Marc Ribot Overview

Source: Bandcamp Daily.

Ribot is generally classified as a jazz guitarist; he rose to prominence in the 1980s New York Knitting Factory scene loosely centered around composer and alto saxophonist John Zorn. Ribot has never fit easily into any one genre. As a session musician and sideman, he’s played on records by pop-rocker Elvis Costello, industrial electronic noisemaker J.G. Thirlwell, and Zorn himself—perhaps most notably in Zorn’s Masada project, which turns Jewish folk music into jazz noise weirdness. Under his own leadership, Ribot has helmed bands devoted to the Cuban music of Arsenio Rodrigues, to the exploration of Philly soul, and to various mixtures of jazz, rock, and noise. One minute he’s joining saxophonist Ellery Eskelin for a grungy dissection of boss tenor Gene Ammons’s “Twisting the Jug,” the next he’s sneerily deconstructing “While My Guitar Gently Weeps.” And he’s got a new album coming out that addresses the particular political pressures of the moment.

Ribot’s catalog is so extensive and varied that even the relatively small portion available on Bandcamp is a bit overwhelming. Below are some of the highlights of his work, under his own name and assisting other artists.

Harold Budd Residency at the Toledo Museum of Art

Source: The Toledo Museum of Art.

The Toledo Museum of Art (TMA) will welcome genre-defying artist Harold Budd to its classical concert hall and galleries for a one-of-a-kind artist residency this fall. Budd’s infrequent public concerts are intimate events that bring together music, visual art and spoken word within unique architectural settings. Considered a founder of minimalist, avant-garde, ambient and electronic music, Budd will give a master class, a rare career-spanning performance with string ensemble and a gallery talk. The master class will take place at Bowling Green State University Oct. 5, and the TMA programs will take place Oct. 6 and 7.

Great Performances: Harold Budd

Saturday, Oct. 6: 6:30 p.m. artist talk/8 p.m. performance, Peristyle

Tickets are $15 for Museum members, $35 for nonmembers and can be purchased in advance at or by phone during Museum hours at (419) 255-8000 ext. 7448. This concert is supported in part by Robert and Rose Wagner with additional support from the MidAmerican Center for Contemporary Music of the College of Musical Arts at Bowling Green State University. Great Performances is supported in part by the Dorothy MacKenzie Price Fund.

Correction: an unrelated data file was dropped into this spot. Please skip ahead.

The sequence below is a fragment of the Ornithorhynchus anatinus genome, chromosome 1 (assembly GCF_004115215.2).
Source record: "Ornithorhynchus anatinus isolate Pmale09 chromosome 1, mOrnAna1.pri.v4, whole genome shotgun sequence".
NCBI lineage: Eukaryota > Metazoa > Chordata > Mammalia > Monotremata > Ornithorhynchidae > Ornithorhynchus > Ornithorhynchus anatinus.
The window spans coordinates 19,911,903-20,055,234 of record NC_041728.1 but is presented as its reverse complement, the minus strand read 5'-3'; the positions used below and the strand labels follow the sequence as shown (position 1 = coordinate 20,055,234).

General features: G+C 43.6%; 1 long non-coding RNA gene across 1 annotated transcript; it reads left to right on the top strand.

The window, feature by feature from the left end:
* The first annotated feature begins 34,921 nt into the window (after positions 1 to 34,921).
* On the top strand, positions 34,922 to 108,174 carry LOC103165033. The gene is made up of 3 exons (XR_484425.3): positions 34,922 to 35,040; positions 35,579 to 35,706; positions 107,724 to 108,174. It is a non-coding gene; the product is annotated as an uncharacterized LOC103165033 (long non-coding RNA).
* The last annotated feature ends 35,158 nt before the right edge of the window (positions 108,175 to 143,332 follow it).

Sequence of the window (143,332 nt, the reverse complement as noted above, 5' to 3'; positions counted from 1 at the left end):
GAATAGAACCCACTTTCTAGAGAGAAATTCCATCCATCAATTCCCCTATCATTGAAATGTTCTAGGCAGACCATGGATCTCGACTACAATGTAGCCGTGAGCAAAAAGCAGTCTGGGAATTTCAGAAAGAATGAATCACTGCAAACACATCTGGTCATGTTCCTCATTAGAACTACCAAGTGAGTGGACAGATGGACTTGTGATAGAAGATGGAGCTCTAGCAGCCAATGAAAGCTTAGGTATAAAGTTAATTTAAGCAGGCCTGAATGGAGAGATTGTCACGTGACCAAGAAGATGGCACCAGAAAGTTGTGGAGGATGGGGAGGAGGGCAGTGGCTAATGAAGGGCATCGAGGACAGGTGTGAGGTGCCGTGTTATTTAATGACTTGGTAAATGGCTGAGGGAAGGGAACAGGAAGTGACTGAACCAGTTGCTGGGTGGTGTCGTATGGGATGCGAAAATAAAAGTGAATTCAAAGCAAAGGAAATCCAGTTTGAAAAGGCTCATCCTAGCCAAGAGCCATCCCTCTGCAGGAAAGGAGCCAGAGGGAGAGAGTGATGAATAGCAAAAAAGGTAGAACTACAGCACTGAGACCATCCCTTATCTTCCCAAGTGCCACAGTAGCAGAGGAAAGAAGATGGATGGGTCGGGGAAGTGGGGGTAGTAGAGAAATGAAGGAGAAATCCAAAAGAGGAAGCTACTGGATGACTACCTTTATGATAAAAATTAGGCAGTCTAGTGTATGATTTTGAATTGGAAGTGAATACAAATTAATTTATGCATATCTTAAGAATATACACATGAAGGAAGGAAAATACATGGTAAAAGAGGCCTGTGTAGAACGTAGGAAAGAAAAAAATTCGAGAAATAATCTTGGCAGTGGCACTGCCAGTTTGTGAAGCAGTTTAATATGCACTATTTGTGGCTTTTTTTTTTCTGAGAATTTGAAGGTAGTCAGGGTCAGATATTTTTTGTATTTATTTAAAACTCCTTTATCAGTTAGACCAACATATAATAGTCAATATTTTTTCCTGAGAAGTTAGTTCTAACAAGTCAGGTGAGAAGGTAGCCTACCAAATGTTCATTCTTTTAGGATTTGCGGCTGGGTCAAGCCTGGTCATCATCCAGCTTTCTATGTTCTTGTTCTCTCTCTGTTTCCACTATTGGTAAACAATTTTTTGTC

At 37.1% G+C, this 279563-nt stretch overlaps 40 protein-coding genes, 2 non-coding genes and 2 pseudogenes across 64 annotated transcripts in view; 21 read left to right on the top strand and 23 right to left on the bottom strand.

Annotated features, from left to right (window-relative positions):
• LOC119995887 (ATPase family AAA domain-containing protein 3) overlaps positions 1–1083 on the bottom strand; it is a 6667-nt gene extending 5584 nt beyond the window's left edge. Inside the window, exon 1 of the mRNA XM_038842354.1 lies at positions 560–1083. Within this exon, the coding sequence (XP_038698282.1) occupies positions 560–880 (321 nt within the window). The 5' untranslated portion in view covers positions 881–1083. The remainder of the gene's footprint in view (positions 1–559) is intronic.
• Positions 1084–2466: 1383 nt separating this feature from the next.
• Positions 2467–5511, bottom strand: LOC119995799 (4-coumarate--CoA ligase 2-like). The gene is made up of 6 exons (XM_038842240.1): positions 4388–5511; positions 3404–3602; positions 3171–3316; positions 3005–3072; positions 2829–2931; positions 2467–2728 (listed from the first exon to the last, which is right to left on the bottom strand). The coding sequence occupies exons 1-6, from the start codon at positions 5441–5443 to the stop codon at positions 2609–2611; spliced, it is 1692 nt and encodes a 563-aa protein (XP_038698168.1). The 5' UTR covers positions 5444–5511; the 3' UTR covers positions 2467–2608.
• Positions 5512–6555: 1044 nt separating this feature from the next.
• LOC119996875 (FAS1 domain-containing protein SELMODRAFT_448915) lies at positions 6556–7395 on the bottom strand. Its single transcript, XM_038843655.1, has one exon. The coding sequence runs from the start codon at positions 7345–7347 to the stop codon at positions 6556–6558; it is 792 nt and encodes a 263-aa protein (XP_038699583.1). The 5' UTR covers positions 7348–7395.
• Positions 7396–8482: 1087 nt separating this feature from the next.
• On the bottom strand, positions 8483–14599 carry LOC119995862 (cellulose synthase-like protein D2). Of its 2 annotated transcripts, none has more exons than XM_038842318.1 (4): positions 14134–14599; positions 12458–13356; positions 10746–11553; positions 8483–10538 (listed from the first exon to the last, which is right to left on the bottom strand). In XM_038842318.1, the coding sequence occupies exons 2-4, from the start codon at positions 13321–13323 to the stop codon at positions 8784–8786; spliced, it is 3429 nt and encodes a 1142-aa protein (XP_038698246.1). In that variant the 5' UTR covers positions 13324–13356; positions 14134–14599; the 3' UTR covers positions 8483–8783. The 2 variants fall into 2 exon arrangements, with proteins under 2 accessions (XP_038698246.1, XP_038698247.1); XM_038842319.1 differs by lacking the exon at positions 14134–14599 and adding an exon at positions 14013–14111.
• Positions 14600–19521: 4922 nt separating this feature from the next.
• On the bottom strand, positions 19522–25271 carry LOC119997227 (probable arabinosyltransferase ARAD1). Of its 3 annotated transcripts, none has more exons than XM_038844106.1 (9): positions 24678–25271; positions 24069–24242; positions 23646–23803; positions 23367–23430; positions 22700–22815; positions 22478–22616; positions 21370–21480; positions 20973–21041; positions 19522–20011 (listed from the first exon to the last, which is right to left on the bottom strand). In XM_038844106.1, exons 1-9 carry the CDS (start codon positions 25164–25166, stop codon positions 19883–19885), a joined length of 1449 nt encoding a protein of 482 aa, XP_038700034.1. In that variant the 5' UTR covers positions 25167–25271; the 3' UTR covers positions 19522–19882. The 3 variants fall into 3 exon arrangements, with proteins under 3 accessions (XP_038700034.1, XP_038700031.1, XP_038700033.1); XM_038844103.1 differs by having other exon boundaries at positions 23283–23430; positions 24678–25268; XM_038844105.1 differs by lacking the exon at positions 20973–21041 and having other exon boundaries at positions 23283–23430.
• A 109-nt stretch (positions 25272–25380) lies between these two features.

Gallery Talk: Harold Budd

Sunday, Oct. 7: 3 p.m., Gallery 1

The event is free but registration is required; first-come-first-served tickets are available at This program is supported in part by Robert and Rose Wagner.

Edgetone Records Summer Releases

Source: Edgetone Records.

The Equity & Social Justice Quartet, Argle-Bargle or Foofaraw

This project was created to raise awareness and funds for Colorado Immigrant Rights Coalition. The Colorado Immigrant Rights Coalition (CIRC) is a statewide, membership-based coalition of immigrant, faith, labor, youth, community, business and ally organizations founded in 2002 to improve the lives of immigrants and refugees by making Colorado a more welcoming, immigrant-friendly state.

Trouble Ensemble

Inspired by the lyrics “Wade in the water, God’s gonna trouble the water,” the musicians of the avant-gospel Trouble Ensemble enter into musical conversation that creates, listens to, reveres and questions, the melody, rhythm and text derived from spirituals, (and other songs they inspired). They revel in enjoying, discovering and making trouble. The spirituals always illuminated the spiritual force that troubles the waters of injustice and oppression using the power of African and African American music and spirituality. Originally songs of black American slaves, they are rooted in song, dance and drumming of West Africa, the experience of oppression of an uprooted people, and the teachings of a transformative faith. They troubled the dominant narratives, and their message and tradition continue to trouble unjust systems today. Composers and experimenters like Sun Ra, Charles Ives and Pauline Oliveros troubled the musical establishment and its conventions as they envisioned radical new ways of making and listening to sound. Their traditions are a separate musical “voice” from African American spirituality and the two voices cannot merge into one. Instead, they must converse. Listen to one another. Learn from one another. Discover harmony. Enjoy dissonance. Each with our own distinct voices, we create, listen to, revere and question, the melody, rhythm and text derived from spirituals, and other songs they inspired, we revel in our own ways of enjoying, discovering and making trouble.

Bill Noertker, Mark Oi

Guitarist Mark Oi and bassist Bill Noertker first met in Northern California in the mid-90s when Oi was playing with John Tchicai and Noertker was playing with the After the End of the World Coretet. When Tchicai moved to France in 2001, Oi moved to Seattle. That was the same year that Noertker formed his working ensemble Noertker’s Moxie. By 2013 Oi had returned to the San Francisco Bay Area. Since then Oi and Noertker have been meeting weekly to hone their unique musical lexicon through the use of non-standard compositional techniques, improvised harmonic textures, cell structure pieces, juxtapositions of incongruent melodic lines, neo-classical formations, telepathic improvisational dialogues, and the blurring of standard electric guitar/electric bass roles.

Fluid Radio Reviews

Source: Fluid Radio.

Sergio Merce – Three Dimensions of the Spirit

Sam Slater – Wrong Airport Ghost

Richard J Birkin – the Last Outpost of Empire

Caroline Park – Live your Best Factory Life

Machinefabriek – Engel

Julia Kent and Jean Dl – The Great Lake Swallows

Tape Loop Orchestra – Return to the Light

Thomas Shrubsole – Themes and Variations

Hekla – Á

Julien Boulier – a Film Not Yet Made